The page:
Do coffee grounds keep deer away? This question is often raised as people seek home remedies to address pest problems.
A little online research will bring up information on the repellent effect of coffee grounds on rodents, mosquitoes, cats, flies, fleas, spiders, snails & slugs, yellow jackets, etc. So, does this include deer?
In other words, are deers repelled by coffee grounds?
Do Coffee Grounds Repel Deer?
You’ll need to stick around to find out. To provide answers, we’ve covered relevant details like the need to keep deer at bay, myths on deer control, and why coffee grounds may serve to keep deer away.
Does science back it? Additional points discussed include alternatives to coffee grounds, asking a pro, and other benefits of coffee grounds.
The Need to Keep Deer at Bay
If you live around areas with deer, the chances of these cute animals visiting you are high. While deer are harmless, they can cause damage to flowers, vegetables, & shrubs.
Some plants they love to munch on include broad-leaved foliage, sweet-tasting plants, apple and cherry trees, arborvitae, daylily, yew, pansies, Indian Hawthorne, azaleas, and roses.
Deer will also feed on plants like hostas, rhododendrons, English ivy, etc. Deer feeding habits and preferences can be a nightmare for gardeners, especially those cultivating such plants.
If this defines your situation, you must address the damage quickly by adopting an effective strategy. Luckily, there are several to choose from.
Are coffee grounds among those? Let’s find out.
Myths on Deer Control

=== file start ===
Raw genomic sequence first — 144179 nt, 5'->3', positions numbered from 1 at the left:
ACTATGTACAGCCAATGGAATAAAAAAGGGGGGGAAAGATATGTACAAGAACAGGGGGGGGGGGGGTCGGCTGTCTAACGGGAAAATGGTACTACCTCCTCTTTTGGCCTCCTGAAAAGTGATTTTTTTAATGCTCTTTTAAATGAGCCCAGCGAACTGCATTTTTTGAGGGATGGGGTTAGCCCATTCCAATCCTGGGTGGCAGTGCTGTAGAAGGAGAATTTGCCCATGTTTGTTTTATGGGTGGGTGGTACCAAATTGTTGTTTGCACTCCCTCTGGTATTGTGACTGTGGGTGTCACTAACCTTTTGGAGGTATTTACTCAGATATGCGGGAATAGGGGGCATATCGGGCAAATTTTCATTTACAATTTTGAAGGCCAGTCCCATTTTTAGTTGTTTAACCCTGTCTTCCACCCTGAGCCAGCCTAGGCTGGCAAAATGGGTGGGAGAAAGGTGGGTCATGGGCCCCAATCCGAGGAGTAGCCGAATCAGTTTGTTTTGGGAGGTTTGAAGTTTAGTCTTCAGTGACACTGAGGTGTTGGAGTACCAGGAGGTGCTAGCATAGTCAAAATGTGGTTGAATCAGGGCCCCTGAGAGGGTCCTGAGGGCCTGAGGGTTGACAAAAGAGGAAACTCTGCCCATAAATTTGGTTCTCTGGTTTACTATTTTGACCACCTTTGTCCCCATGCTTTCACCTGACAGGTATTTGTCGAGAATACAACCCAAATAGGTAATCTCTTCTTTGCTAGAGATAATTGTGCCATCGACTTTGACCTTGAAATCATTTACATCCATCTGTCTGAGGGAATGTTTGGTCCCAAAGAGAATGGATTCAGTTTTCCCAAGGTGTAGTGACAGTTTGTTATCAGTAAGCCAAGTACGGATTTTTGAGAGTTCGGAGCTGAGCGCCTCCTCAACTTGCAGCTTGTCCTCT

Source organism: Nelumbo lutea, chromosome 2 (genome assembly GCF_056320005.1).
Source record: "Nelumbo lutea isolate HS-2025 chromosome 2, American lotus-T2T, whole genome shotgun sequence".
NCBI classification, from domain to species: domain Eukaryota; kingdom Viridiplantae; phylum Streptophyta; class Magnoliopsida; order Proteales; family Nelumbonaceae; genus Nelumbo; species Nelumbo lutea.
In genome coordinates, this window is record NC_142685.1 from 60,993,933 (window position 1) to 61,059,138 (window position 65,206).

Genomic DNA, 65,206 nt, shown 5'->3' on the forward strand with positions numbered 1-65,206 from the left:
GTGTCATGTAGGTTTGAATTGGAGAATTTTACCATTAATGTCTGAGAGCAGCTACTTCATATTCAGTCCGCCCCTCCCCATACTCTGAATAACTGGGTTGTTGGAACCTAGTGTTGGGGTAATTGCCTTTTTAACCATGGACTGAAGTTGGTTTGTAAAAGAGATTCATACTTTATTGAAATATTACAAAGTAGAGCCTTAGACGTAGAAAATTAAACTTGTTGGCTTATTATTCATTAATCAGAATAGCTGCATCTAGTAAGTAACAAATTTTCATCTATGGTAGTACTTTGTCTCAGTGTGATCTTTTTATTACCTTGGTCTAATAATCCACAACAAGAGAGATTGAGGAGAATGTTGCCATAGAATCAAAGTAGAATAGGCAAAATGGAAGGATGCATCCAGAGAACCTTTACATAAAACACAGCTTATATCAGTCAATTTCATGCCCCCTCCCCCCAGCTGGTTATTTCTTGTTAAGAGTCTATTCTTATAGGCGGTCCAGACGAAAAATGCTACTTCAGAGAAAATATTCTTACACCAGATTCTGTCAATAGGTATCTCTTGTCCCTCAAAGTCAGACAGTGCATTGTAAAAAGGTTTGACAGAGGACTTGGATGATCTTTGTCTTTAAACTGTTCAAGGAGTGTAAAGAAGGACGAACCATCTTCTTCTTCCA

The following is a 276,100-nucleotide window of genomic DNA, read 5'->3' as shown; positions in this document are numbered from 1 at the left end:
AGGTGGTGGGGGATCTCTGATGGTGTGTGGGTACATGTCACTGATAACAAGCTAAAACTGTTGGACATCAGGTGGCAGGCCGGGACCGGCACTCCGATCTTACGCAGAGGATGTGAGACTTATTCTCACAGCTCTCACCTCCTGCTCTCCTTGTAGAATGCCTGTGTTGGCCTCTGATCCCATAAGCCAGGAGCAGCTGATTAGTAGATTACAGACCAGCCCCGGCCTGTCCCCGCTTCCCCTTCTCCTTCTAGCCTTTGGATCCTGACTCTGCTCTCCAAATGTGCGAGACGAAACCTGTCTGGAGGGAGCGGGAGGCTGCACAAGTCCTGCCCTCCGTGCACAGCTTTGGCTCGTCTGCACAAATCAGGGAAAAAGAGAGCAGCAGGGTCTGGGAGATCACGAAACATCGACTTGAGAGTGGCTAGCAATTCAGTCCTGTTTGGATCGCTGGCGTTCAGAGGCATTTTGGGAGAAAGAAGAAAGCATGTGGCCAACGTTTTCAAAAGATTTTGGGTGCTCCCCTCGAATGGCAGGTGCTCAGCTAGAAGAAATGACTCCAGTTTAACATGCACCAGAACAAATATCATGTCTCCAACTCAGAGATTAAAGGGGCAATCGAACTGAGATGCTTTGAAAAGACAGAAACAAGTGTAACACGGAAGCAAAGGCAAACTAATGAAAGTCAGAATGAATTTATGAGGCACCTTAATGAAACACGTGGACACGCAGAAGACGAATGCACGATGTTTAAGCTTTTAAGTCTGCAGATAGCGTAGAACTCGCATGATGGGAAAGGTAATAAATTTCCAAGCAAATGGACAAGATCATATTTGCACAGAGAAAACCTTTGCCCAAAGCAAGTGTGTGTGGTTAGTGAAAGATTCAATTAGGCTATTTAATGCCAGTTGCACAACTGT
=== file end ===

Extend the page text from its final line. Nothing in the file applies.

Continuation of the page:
Before applying any home remedy for your deer problem, you must understand several myths about deer control. Some promote using human hair whose odors deers pick up and stay away.
It’s no secret that deer have a strong sense of smell that’s useful in identifying edible plants and detecting predators.
However, there’s no consensus on its efficacy for persons using human hair to deter these pests.
Other commonly held myths include the use of predator urine. While this may sound logical, as deers try their best to avoid predators, there’s no clear proof or evidence that this approach will work.
You’re likely to hear complaints from gardeners who, despite using predator urine, still deal with deer presence and damage.
Some gardeners may also be sold on the use of sound-emitting devices for deer control. However, such may not be as effective, and in cases where they work, your pets may be restless.
The discomfort arising from the constant noise can be unsettling. What more? This might not work long as deer may become used to the sound and not view it as dangerous.
Why Coffee Grounds May Serve to Keep Deer Away
Coffee grounds may keep deer away for several reasons, including its pungent smell. Besides that, coffee is known to contain caffeine.
This can be toxic to deer and other pests when ingested. However, it’s common knowledge that these animals won’t ingest coffee grounds.
This is why it’s applied around the garden and its perimeter to serve as a deterrent.
Another reason coffee grounds may serve as a repellent to deer is its bitter taste. Not many animals will want to feed on such as its taste may be considered unsuitable.